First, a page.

By Kathy Williams.
Last summer, Nicole Beautz and Tyler Corum got to experience firsthand what it’s like to work in industry as an engineer through internships they obtained with help from the Tickle College of Engineering’s Office of Professional Practice.
Beautz, a senior from Baltimore, worked as a quality engineering intern for Boston Scientific in Minneapolis. Her projects focused on five medical device products manufactured on site in the thrombectomy and wires assembly business unit, which included the production of catheters, guide wires, and other interventional cardiology devices. Her responsibilities included identifying and implementing effective process control systems to support the development, qualification, and ongoing manufacturing of products.
This was Beautz’s second internship; in her first, she served as a manufacturing and physical distribution engineer in the summer of 2020 at Proctor and Gamble’s fabric and home care plant in Lima, Ohio.
“I benefited greatly from these internships,” said Beautz. “They enlightened me on the many career paths a biomedical engineer can have.”
Beautz has been gaining firsthand experience in research as well. Since the fall of 2020, she has been working as an undergraduate research assistant in the Cardiovascular Biomechanics Laboratory under the direction of Assistant Professor Bryan Good. She is currently working on projects related to acute ischemic stroke modeling, forming, extracting, and analyzing blood clots in a model cerebral artery.
Beautz is involved on campus and shows her Volunteer spirit every chance she gets. She is currently serving as president of UT’s chapter of the Biomedical Engineering Society, marking her third year on the executive board. She is also an Early Learning Center student educator, a biomedical engineering ambassador for the Office of Professional Practice, social events director for Alpha Omega Epsilon STEM sorority, and mentor for both the Society of Women Engineers and BMES.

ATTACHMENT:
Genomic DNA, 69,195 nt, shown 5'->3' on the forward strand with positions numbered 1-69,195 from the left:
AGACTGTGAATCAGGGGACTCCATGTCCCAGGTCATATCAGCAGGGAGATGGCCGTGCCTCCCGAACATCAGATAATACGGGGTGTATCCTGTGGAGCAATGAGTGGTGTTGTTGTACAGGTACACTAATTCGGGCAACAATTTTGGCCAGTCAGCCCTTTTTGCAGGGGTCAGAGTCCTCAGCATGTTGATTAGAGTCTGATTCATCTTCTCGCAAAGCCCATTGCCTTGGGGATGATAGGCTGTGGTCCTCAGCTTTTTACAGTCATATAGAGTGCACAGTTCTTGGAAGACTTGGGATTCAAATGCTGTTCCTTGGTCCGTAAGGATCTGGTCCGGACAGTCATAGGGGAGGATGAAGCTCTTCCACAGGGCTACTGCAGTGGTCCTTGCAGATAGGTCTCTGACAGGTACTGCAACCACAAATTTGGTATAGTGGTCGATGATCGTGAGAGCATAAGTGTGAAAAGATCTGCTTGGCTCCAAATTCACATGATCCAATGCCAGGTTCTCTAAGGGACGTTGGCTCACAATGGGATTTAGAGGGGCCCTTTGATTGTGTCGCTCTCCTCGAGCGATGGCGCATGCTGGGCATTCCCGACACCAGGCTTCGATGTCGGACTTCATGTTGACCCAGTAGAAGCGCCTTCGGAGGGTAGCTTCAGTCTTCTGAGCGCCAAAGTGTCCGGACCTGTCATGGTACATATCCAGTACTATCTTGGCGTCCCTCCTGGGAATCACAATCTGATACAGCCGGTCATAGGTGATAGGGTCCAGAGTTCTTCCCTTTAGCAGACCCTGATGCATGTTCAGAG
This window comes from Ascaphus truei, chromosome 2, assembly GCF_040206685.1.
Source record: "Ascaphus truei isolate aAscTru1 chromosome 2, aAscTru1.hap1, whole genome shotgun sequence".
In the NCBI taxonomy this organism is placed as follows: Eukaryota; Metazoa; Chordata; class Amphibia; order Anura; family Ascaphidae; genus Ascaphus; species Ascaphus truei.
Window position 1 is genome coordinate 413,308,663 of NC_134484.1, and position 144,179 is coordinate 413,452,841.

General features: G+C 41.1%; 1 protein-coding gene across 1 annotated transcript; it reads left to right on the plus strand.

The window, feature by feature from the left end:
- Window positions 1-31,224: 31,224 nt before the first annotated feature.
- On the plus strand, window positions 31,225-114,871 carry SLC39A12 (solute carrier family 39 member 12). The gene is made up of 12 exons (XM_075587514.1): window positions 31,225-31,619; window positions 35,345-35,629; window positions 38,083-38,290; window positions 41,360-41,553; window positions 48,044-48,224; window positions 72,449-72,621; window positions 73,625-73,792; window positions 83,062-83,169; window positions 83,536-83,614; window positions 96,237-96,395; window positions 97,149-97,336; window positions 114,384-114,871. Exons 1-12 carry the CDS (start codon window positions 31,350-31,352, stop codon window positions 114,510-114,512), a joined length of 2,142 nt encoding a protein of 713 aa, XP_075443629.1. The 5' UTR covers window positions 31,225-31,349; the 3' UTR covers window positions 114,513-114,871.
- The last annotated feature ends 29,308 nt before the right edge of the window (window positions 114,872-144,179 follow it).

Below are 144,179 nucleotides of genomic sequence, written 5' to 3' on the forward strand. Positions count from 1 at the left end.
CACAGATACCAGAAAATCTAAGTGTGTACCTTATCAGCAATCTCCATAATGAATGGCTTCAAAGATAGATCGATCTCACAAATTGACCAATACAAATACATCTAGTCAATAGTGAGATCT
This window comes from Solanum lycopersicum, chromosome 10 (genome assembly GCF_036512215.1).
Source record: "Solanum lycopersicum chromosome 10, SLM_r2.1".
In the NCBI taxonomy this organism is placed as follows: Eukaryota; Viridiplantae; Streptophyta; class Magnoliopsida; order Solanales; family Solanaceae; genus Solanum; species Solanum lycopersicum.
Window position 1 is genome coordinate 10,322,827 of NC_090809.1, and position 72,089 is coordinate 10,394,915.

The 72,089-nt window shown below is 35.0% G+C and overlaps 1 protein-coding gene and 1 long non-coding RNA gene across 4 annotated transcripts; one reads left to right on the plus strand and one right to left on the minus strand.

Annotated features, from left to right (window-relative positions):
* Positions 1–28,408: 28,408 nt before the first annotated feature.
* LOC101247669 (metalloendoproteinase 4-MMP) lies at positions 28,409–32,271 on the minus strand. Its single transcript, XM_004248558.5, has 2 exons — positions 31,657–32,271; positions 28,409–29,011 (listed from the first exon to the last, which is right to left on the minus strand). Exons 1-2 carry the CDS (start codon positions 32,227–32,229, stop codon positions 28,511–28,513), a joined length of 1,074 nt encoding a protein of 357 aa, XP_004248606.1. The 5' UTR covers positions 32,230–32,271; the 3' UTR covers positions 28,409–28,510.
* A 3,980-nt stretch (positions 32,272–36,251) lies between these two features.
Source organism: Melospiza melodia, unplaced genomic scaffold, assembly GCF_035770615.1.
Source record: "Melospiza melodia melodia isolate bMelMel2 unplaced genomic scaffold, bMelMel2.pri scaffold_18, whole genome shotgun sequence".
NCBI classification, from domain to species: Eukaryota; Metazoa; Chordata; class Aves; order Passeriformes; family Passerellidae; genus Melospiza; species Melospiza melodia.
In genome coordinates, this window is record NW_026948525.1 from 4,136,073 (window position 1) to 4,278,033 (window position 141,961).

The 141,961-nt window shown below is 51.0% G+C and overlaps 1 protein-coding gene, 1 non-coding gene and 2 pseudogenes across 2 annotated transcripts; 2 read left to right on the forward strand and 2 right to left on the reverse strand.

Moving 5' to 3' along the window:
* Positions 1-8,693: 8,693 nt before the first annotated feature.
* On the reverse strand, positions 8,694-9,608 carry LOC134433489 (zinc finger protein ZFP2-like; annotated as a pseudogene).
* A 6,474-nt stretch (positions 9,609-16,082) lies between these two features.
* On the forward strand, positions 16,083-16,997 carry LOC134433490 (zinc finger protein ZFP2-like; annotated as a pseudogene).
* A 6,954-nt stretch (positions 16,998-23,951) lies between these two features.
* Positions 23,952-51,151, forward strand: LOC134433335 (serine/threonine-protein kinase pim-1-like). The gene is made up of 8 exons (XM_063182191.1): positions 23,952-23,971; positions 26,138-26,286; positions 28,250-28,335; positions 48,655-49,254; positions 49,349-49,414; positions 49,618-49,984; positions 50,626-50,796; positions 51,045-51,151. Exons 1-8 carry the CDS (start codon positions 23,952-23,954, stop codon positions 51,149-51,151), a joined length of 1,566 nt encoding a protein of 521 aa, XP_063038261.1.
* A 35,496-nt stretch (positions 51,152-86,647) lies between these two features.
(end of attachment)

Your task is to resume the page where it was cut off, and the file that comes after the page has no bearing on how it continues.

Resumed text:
Beautz is graduating with her bachelor’s degree in biomedical engineering in May and has received two job offers in the biomedical field, one of which came from Boston Scientific. She was also accepted into UT’s dual master’s program in business administration and biomedical engineering. She hasn’t decided which path she’s going to take after graduation, but she hopes to one day become an executive in a medical device company.
Corum, a native of Jefferson City, Tennessee, worked as a manufacturing reliability intern at Kellogg’s Pringles facility in Jackson, Tennessee. His project was to understand and improve the feedback system used by the Pringles conveyor system to allow the Jackson team to pack cans and single-serve cups more efficiently.
This was Corum’s third internship. In 2019 and 2020, he served as a building systems intern with Messer Construction Company and was assigned to new construction projects in Blountville, Tennessee, and at Vanderbilt University.
“It has been very rewarding to have the opportunity through these internships to apply and better understand mechanical engineering by seeing concepts I have learned in the classroom applied directly in the field,” said Corum.
Corum received his bachelor’s degree in mechanical engineering from UT in 2021 and is now pursuing his master’s degree in mechanical engineering through the Southeastern Advanced Machine Tools Network. As a graduate research assistant in the Polymer Composite Additive Manufacturing Lab under the direction of Professor Chad Duty, he’s working to determine the coefficient of thermal expansion values of large additive manufactured samples for tooling applications using digital image correlation. He joined the lab as an undergraduate in January 2021 and his research was with fiber measurement, compression molding, and thermal expansion measurements.
Corum is on track to graduate in December 2023. After graduation, he plans to work as a project team leader in either the manufacturing or defense industry.